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Eduardo Pereira de Carvalho

Sugarcane industry specialist


A fantastic outlook

Since our topic is energy, I shall take as a reference a study recently conducted by BP on the energy outlook for 2030. We have 20 years ahead of us, which is nothing. In two or three sugarcane cycles from now, we will have a world population estimated at 7.2 billion inhabitants, a 24% growth in comparison with the present time.

The GDP of OECD (Organization for Economic Cooperation and Development) countries last year reached US$ 40 trillion, whereas that of non-OECD countries was US$ 30 trillion, totaling US$ 70 trillion. For 2030, BP estimates that the GDP of the rich countries will increase to US$ 60 trillion and that of the non-rich countries from US$ 30 trillion to US$ 90 trillion, resulting in a total of US$ 150 trillion, a 115% increase in world GDP, provided no catastrophe takes place.

The big challenge will be to meet the needs for better living conditions for these billions of inhabitants, a desire common to us all. But, much more than us, it is the rural inhabitant of China, or India or Africa who desires this. And how are we going to do this in a sustainable and safe manner? This is a big challenge, because energy is not just another product or something to be taken lightly.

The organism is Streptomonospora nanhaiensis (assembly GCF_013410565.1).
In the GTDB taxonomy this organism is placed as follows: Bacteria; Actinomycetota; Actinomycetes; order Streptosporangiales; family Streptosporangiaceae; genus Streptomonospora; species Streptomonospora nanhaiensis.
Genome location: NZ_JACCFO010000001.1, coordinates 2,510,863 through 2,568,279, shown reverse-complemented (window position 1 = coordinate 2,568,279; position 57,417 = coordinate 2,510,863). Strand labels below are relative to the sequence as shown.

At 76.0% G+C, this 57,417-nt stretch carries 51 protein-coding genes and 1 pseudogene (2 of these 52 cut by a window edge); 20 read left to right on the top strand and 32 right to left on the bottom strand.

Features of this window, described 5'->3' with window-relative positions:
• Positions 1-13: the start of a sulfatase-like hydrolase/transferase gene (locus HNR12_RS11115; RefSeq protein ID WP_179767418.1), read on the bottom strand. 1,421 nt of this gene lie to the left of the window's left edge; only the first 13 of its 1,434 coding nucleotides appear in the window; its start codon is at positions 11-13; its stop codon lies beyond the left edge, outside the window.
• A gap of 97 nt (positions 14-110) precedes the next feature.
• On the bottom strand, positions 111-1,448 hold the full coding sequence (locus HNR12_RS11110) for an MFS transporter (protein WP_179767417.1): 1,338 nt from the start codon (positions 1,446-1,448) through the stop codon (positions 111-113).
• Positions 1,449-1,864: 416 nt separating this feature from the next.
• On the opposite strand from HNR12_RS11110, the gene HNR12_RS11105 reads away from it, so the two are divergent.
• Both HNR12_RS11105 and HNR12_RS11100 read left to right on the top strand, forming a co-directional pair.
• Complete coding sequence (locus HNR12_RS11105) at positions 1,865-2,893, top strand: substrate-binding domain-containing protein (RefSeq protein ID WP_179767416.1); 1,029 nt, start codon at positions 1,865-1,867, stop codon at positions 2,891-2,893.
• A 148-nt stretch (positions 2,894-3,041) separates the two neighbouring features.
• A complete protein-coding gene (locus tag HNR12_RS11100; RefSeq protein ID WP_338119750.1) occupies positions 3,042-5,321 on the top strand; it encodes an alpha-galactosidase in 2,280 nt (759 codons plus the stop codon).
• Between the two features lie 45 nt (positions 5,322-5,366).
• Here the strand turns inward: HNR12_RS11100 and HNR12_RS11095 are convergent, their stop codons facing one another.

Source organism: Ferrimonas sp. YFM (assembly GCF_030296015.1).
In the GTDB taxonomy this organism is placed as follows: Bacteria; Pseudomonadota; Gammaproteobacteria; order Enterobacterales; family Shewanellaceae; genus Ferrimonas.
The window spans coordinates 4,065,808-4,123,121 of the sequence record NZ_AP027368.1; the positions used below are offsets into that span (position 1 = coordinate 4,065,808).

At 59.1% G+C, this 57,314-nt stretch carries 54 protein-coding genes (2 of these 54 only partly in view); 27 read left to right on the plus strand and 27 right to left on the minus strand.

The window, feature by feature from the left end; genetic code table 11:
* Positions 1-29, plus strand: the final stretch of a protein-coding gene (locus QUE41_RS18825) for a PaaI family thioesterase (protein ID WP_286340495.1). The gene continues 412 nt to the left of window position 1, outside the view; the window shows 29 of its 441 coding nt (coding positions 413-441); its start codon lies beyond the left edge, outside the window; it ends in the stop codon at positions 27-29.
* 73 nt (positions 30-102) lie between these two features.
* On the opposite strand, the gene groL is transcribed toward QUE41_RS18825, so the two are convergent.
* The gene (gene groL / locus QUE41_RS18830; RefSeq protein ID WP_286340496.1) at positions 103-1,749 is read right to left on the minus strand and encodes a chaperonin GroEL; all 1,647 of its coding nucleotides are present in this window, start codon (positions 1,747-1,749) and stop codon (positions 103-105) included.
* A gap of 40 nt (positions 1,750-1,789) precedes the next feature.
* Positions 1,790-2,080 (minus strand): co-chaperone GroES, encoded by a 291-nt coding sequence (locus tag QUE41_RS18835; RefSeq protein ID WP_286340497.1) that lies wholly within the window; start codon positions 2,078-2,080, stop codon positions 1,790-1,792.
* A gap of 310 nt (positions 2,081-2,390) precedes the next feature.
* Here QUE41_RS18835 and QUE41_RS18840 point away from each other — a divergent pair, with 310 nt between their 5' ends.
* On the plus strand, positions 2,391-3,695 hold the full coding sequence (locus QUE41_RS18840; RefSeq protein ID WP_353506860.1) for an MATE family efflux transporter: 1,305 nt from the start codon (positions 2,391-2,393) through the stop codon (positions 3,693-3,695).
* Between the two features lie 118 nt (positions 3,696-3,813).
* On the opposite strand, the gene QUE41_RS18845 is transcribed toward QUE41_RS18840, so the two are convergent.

Energy is the blood that flows in the veins of economies. Everything depends on energy. Hence, energy, from the perspective of the economy, ranks much higher on the importance scale than we economists nowadays admit.  

To this day, the classification of energy, in the context of economic theory, is an unaccomplished task. This is because nobody can separate its essentialness for our life, and this has been so ever since Man decided to create energy sources, way back in ancient Egypt.

When one creates artificial forms of energy, of sourcing energy, one starts developing a different society, and society, since the 18th Century, has been completely different than anything that had existed before then. The production of biofuels, and here we are talking mainly (but not only) about ethanol, is expected to exceed 6.5 million barrels/day of oil equivalent.